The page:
Food supplements (concentrated sources of nutrients in a single dose form) have the potential to quickly deal with specific nutritional deficiencies at an individual level; however, there are often concerns about the relatively high micronutrient content of vitamin/mineral supplements (VMSs), which can increase the risk of deliberate or accidental over-consumption (2).

Despite the uniform European regulations (8, 9), fortification and supplementation practices differ greatly between European countries. The market of VFFs and VMSs is developing dynamically; therefore, information on consumption in various European regions may be underestimated. In the national representative dietary surveys conducted in eight European countries (including Poland), information on VFF consumption was very limited, and was accurately assessed only in Germany and the Netherlands as well as partially for particular foods in three others countries. Data on the prevalence of VMSs seems to be more accurate, but there were differences in defining VMS users as well as the research methodology and the frequency of using these products in different age groups across Europe (1).

To help tailor strategies for meeting nutrient recommendations, it is very important to evaluate the consumption of nutrients from VFFs and/or VMSs in young people at whom these products are often targeted. Therefore, the project on the use of VFF and VMS among school children and adolescents was carried out in Central-Eastern Poland. Our previous publications identified socio-demographic and lifestyle determinants, influencing the use of these products in a group of children and adolescents (n = 1,578, aged 5–20 years) (10, 11), and examined nutrient intakes from VFF in a subgroup of the children (n = 677, aged 6–12) (11). As a part of this project, we estimated vitamin and mineral intakes from additional sources (VFF and/or VMS) in relation to the Dietary Reference Intake (DRI) of a subgroup of adolescents. The study proposes a new approach to the classification of nutrient intake from additional sources in the context of complementation. Moreover, we analyzed whether there is a potential risk of nutrient overdose from these products.

Materials and Methods

Study Design

The cross-sectional study was conducted among 13–19-year-old adolescents who attended schools in Central-Eastern Poland. The schools were selected randomly and located in four provinces: Mazowieckie, Wielkopolskie, Łódzkie, and Kujawsko-Pomorskie. The largest number (40%) of respondents lived in Mazowieckie, which has the greatest adolescent population of all provinces (12). Twenty-five public secondary schools were invited to participate in the study; however, the survey was conducted only in those schools where the headteacher gave their consent. The research was conducted in cooperation with the schools' teachers. The inclusion criteria of participating in the study were: attendance to a public lower or higher secondary school in the Mazowieckie, Wielkopolskie, Łódzkie, or Kujawsko-Pomorskie provinces; and the age of respondents from 13 to 19 years old. The criteria of exclusion were: the presence of a disease requiring special dietary treatment (e.g., celiac disease, diabetes, chronic kidney, and liver diseases); pregnancy or lactation; and incomplete or incorrectly filled out questionnaires (e.g., difficulty with product identification, lack of portion sizes of consumed products, the frequency of consumption of product multiply marked per month and week).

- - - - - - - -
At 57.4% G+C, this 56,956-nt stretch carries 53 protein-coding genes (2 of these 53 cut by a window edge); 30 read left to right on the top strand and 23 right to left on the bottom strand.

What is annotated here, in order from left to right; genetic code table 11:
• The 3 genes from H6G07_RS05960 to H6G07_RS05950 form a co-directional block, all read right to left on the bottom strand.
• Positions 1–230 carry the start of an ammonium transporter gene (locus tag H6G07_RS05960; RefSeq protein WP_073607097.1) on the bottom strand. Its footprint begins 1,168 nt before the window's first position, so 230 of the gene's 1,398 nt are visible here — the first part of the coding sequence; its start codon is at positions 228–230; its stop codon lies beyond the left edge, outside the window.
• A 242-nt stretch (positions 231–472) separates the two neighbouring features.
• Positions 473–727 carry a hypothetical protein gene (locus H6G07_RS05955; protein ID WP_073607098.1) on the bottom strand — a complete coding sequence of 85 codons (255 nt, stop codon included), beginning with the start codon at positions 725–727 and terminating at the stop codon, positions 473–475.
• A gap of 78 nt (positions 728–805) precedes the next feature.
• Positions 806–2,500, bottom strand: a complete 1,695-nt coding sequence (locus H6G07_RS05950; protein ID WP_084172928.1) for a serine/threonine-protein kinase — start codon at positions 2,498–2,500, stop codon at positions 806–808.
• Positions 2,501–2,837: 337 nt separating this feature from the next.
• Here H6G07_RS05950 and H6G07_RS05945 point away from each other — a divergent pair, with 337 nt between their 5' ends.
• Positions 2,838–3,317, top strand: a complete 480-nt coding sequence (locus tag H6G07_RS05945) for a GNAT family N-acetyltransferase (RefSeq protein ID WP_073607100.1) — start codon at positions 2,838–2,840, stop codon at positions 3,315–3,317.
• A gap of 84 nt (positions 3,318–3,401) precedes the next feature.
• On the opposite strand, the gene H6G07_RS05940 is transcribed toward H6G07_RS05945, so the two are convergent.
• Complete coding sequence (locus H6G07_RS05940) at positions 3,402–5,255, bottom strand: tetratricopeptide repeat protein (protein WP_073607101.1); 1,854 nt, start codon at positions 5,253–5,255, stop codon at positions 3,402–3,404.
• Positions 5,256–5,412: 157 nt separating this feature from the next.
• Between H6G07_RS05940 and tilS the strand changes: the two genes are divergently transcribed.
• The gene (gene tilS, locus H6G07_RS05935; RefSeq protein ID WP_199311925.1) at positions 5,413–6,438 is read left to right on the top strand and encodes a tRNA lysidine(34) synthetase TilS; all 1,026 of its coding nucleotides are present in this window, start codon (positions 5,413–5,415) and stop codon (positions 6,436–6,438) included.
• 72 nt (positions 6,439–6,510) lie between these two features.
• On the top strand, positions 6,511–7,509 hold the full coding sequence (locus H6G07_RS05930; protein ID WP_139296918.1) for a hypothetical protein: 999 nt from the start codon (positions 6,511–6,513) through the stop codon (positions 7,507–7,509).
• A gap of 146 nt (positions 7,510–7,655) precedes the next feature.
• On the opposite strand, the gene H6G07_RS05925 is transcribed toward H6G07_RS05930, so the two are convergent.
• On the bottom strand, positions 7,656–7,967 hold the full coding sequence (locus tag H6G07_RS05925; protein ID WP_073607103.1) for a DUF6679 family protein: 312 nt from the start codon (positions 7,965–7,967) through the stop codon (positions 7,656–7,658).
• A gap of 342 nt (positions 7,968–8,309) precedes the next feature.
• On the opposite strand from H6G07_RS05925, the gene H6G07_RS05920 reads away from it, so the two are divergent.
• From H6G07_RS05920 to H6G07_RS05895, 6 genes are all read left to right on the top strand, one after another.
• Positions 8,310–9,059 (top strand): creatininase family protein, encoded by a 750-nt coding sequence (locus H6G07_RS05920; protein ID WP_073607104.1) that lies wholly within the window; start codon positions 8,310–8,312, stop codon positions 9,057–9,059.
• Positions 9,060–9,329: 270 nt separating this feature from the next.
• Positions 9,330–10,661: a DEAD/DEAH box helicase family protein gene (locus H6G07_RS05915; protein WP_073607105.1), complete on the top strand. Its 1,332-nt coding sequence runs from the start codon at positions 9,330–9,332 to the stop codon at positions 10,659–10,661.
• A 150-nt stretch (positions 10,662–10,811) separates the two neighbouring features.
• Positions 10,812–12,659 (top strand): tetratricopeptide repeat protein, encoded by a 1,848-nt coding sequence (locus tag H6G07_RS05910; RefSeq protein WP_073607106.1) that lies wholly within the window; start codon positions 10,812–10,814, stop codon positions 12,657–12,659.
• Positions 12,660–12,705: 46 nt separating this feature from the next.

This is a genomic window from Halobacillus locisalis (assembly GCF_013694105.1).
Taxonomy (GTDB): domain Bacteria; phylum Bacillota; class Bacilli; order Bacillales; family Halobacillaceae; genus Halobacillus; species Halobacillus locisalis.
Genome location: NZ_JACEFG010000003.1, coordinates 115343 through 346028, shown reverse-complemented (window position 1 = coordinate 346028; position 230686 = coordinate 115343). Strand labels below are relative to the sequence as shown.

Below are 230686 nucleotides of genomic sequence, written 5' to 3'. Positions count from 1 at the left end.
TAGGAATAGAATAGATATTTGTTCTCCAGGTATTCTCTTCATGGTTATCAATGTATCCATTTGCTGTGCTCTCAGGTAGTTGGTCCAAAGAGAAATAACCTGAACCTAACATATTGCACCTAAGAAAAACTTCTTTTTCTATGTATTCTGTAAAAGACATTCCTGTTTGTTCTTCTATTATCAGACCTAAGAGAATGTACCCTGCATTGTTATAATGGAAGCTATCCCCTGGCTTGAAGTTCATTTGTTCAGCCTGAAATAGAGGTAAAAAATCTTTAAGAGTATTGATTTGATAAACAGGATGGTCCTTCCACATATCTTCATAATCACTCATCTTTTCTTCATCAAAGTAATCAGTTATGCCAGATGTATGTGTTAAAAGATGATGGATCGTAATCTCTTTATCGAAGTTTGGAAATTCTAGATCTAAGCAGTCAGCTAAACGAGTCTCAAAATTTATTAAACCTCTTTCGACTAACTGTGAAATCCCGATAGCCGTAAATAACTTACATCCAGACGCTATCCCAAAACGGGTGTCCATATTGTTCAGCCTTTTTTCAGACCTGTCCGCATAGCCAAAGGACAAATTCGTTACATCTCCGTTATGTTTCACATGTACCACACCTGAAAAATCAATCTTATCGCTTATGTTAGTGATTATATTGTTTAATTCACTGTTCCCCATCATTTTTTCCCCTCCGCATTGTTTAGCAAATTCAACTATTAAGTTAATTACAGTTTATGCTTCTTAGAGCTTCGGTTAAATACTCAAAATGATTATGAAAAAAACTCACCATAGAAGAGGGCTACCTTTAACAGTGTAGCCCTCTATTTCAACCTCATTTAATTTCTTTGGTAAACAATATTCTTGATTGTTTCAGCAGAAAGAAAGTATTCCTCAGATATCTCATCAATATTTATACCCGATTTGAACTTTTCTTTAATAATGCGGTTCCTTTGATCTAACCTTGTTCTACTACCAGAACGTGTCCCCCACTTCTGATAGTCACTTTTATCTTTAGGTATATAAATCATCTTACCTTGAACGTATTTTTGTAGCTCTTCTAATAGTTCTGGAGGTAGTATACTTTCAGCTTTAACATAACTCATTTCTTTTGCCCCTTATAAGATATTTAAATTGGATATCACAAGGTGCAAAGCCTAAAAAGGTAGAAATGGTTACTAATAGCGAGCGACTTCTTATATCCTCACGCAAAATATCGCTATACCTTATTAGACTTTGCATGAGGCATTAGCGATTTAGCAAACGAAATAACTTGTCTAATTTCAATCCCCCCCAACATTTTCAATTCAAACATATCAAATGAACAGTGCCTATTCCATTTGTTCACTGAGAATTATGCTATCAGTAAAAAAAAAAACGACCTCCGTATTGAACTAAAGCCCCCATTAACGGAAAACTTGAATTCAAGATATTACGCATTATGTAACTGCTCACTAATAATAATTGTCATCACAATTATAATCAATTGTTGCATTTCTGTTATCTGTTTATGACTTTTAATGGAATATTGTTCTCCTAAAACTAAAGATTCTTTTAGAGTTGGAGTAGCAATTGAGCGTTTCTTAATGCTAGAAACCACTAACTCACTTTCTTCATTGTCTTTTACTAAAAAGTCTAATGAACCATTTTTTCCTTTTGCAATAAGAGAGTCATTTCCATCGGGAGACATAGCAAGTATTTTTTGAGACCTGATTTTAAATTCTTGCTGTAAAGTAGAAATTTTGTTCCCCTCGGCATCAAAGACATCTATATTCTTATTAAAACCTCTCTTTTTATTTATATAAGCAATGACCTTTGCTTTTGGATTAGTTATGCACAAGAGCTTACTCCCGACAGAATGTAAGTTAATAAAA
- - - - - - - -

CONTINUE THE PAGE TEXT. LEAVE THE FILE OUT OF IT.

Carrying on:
All procedures performed in the study were in accordance with the 1964 Helsinki declaration and its later amendments. According to Polish legislation, the approval of an ethical committee was not required for non-invasive studies before 2016. In 2016, the study protocol was registered and approved by the Ethical Committee of the Warsaw University of Life Sciences (Resolution No. 09_1/2016). Parents were informed about the children's participation in the conducted survey. By completing the questionnaires, the respondents agreed to participate in the study.

Study Population and Data Collection

The data was collected using a self-administered health and lifestyle questionnaire and a semi-quantitative food frequency questionnaire (FFQ) of voluntarily fortified products with vitamins and/or minerals. The questionnaires were distributed among 1,200 adolescents during classroom sessions. The respondents were instructed on how to complete the questionnaires and they were asked to return them to the schools' teachers within 1 week. A total of 846 respondents returned the questionnaires (response rate of 70.5%); however, 36 participants did not meet the age inclusion criteria, and 51 participants were excluded due to an incorrectly completed health and lifestyle questionnaire and/or FFQ. Finally, 759 adolescent were included in the study.